This is a big deal in my world because it’s the feast day for my parish.
So, because it’s my job to find cool stuff to share (I like that part of my work), I went looking for cool quotes on the Feast of the Holy Cross.
Here’s an amazing post I found by Fr. Barron about the Triumph of the Cross.
The Cross: Cosmic child abuse?
In this post Fr. Barron writes:
“There is a terrible interpretation of the cross that has, unfortunately, infected the minds of many Christians. This is the view that the bloody sacrifice of the Son on the cross was “satisfying” to the Father, and appeasement of a God infinitely angry at sinful humanity. In this reading, the crucified Jesus is like a child hurled into the fiery mouth of a pagan divinity in order to assuage its wrath. It is no wonder that many, formed by this cruel theology, find the Christian doctrine of the cross hard to accept: I once heard the objection that this sacrifice of the Son to the Father constitutes an act of cosmic child abuse.”
Double Imputation: Just say no!
The theory of atonement, exactly how Jesus effects our salvation, is kind of complicated in Catholic theology. As Fr. Barron points out in the video, the Church doesn’t point solely to one theory or model that is correct.
However, one thing that is NOT correct is this idea of “punishing substitution” Fr. Barron condemns in the quote above. This is the accepted theory in many Protestant churches. I run across people with this viewpoint all the time in RCIA.
What it says is that, on the Cross, a kind of substitution that takes place. God the Father inputs Christ’s righteousness onto us and our sinfulness onto his Son. This is also called Double Imputation.
In a kind of divine schizophrenia, the Father no longer sees his Son on the Cross. Instead, he sees our horrible, ugly sin and throws all of his anger and wrath at Christ.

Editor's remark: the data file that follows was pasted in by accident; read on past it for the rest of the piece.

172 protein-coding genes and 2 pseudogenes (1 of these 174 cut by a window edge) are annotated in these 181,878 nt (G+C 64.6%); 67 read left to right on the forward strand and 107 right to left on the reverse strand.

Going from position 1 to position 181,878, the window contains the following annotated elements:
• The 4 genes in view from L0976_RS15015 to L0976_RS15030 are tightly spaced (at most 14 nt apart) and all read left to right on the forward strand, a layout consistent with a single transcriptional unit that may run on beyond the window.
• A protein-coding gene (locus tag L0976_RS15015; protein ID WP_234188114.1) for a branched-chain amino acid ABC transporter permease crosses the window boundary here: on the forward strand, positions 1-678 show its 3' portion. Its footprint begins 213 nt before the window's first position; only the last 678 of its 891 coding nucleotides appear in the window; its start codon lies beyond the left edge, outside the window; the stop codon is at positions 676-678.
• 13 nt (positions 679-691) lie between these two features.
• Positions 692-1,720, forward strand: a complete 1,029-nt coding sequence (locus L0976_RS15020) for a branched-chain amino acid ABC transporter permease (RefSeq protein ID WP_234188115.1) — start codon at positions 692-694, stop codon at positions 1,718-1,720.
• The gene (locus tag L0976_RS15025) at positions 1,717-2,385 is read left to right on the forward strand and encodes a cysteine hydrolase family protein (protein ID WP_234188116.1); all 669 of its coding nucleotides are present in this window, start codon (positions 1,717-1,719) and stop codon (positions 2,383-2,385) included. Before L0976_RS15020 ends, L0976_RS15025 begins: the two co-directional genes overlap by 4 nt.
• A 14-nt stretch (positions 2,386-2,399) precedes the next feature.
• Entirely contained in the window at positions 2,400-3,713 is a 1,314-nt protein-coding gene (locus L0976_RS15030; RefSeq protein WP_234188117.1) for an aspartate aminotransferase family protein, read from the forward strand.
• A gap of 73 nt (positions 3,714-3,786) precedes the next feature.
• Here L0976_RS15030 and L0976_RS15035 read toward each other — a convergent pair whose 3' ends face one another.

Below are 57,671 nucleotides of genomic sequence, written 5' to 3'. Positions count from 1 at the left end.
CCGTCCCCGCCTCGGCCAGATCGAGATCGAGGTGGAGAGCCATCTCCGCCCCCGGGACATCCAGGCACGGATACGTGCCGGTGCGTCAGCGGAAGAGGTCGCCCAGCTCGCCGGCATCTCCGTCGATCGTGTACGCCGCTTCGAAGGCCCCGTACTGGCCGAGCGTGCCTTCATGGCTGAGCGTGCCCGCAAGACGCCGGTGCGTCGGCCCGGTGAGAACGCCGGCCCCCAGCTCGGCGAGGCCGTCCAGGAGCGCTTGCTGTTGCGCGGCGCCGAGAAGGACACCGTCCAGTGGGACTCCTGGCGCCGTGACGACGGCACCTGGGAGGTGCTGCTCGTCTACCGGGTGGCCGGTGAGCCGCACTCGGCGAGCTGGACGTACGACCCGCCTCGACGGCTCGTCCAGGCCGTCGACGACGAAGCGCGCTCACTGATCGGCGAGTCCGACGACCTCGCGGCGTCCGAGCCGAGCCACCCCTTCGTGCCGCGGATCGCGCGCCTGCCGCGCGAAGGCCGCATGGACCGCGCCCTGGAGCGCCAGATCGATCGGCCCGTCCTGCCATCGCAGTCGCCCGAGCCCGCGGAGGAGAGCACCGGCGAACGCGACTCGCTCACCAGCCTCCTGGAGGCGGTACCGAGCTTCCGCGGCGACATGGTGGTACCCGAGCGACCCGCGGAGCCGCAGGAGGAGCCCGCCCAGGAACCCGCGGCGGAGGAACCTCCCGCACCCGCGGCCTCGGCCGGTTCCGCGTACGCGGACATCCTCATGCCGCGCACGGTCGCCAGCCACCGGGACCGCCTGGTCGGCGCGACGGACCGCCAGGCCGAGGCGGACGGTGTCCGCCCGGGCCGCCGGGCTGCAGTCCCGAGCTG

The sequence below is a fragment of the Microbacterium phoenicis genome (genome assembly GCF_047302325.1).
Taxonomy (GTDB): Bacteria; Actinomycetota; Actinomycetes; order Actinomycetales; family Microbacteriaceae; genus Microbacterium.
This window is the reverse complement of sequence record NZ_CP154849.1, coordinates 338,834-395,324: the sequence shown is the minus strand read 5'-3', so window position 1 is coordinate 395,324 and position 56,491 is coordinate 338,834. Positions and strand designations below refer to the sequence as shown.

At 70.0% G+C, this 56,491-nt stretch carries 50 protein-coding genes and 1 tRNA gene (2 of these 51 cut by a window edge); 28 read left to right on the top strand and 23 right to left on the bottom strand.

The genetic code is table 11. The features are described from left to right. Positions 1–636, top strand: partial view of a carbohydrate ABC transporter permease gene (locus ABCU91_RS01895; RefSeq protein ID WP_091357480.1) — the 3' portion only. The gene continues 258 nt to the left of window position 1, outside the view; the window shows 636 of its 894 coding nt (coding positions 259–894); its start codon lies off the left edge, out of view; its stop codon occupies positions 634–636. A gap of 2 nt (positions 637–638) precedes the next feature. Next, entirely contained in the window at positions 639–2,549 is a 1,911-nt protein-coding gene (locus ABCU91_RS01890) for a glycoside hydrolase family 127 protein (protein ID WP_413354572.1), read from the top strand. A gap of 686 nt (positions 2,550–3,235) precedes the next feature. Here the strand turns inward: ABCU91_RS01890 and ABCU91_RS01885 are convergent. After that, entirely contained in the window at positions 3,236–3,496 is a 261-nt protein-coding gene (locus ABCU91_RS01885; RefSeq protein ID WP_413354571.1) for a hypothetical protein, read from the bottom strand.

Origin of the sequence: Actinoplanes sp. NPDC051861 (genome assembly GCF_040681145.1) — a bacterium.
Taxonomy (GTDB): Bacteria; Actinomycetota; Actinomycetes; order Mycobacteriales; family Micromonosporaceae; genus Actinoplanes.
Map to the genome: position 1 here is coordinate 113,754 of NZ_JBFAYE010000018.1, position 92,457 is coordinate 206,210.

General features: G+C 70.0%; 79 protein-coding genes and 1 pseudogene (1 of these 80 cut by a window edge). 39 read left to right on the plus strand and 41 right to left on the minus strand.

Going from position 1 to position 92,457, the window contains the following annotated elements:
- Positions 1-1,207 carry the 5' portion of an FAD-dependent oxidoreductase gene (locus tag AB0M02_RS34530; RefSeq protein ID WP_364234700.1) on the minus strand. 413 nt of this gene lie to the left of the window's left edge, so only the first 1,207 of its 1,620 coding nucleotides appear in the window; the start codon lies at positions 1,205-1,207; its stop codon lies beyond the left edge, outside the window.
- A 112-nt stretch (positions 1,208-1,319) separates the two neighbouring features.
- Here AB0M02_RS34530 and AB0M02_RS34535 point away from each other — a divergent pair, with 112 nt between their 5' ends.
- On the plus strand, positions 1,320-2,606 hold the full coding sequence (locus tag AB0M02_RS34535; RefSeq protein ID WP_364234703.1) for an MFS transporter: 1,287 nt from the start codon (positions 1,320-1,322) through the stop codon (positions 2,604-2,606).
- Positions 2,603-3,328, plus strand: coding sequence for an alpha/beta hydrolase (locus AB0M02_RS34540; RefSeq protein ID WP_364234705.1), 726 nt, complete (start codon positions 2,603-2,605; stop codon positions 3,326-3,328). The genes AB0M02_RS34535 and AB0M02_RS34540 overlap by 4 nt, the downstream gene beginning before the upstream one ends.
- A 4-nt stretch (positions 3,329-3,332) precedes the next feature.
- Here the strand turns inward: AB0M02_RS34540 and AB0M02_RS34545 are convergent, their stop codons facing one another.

The Father also no longer sees us as sinful. The status that belonged to Christ now belongs to us. So we’re saved.
With that situation in mind, you have to wonder how great it really is to be God’s son. I mean, with a Father like that, who needs enemies?
The Cross is a Trinitarian event
The truth is the Father never loved the Son more than when he’s on the Cross. We have to see the Cross as a Trinitarian event!
Within the Trinity, the Son is continually pouring out his life in gift to the Father. The Father continually receives that gift and returns it with a gift of his own self. This divine exchange is the inner life of the Trinitarian Persons.
What Christ does on the Cross at a specific time in human history is the same thing he’s done for all eternity as the Second Person of the Blessed Trinity–he pours himself out in total self-giving love to the Father.
God is not some dysfunctional father that demands blood for a wrong done to him. He doesn’t hate the Son on the Cross. He hates sin!
The Father sent the Son into the darkest depths of human suffering out of love. Christ brings light into those places and makes all things new.
The Cross is not a murder but a self-offering. It’s not of punishment but an act of love.
United with Christ, we’re called to imitate this act of love in gift to the Father. The problem for all of us is, giving everything hurts! We need to be united with Christ to make it work.